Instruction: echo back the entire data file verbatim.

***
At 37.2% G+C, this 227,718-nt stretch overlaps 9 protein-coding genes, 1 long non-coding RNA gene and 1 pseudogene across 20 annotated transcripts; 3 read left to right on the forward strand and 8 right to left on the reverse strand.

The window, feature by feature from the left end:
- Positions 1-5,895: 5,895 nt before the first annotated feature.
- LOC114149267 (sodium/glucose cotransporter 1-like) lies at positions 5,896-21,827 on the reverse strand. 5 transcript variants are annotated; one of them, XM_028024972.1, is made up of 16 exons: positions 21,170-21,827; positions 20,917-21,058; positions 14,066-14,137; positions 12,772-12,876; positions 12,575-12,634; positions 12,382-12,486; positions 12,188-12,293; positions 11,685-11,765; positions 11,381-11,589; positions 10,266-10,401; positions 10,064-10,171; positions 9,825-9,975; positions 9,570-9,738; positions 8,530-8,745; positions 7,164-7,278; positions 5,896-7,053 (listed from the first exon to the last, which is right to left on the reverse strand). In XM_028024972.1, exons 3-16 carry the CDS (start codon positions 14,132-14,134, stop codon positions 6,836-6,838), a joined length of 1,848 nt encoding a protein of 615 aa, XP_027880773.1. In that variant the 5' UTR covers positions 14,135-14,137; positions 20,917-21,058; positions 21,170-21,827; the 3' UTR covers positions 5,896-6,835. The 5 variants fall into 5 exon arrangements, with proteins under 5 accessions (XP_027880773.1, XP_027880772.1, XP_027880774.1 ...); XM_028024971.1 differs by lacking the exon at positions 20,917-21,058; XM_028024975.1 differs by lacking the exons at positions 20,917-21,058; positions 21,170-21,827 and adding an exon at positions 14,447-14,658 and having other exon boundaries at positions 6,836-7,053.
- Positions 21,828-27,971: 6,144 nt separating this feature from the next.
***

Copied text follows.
At 37.2% G+C, this 227,718-nt stretch overlaps 9 protein-coding genes, 1 long non-coding RNA gene and 1 pseudogene across 20 annotated transcripts; 3 read left to right on the forward strand and 8 right to left on the reverse strand.

The window, feature by feature from the left end:
- Positions 1-5,895: 5,895 nt before the first annotated feature.
- LOC114149267 (sodium/glucose cotransporter 1-like) lies at positions 5,896-21,827 on the reverse strand. 5 transcript variants are annotated; one of them, XM_028024972.1, is made up of 16 exons: positions 21,170-21,827; positions 20,917-21,058; positions 14,066-14,137; positions 12,772-12,876; positions 12,575-12,634; positions 12,382-12,486; positions 12,188-12,293; positions 11,685-11,765; positions 11,381-11,589; positions 10,266-10,401; positions 10,064-10,171; positions 9,825-9,975; positions 9,570-9,738; positions 8,530-8,745; positions 7,164-7,278; positions 5,896-7,053 (listed from the first exon to the last, which is right to left on the reverse strand). In XM_028024972.1, exons 3-16 carry the CDS (start codon positions 14,132-14,134, stop codon positions 6,836-6,838), a joined length of 1,848 nt encoding a protein of 615 aa, XP_027880773.1. In that variant the 5' UTR covers positions 14,135-14,137; positions 20,917-21,058; positions 21,170-21,827; the 3' UTR covers positions 5,896-6,835. The 5 variants fall into 5 exon arrangements, with proteins under 5 accessions (XP_027880773.1, XP_027880772.1, XP_027880774.1 ...); XM_028024971.1 differs by lacking the exon at positions 20,917-21,058; XM_028024975.1 differs by lacking the exons at positions 20,917-21,058; positions 21,170-21,827 and adding an exon at positions 14,447-14,658 and having other exon boundaries at positions 6,836-7,053.
- Positions 21,828-27,971: 6,144 nt separating this feature from the next.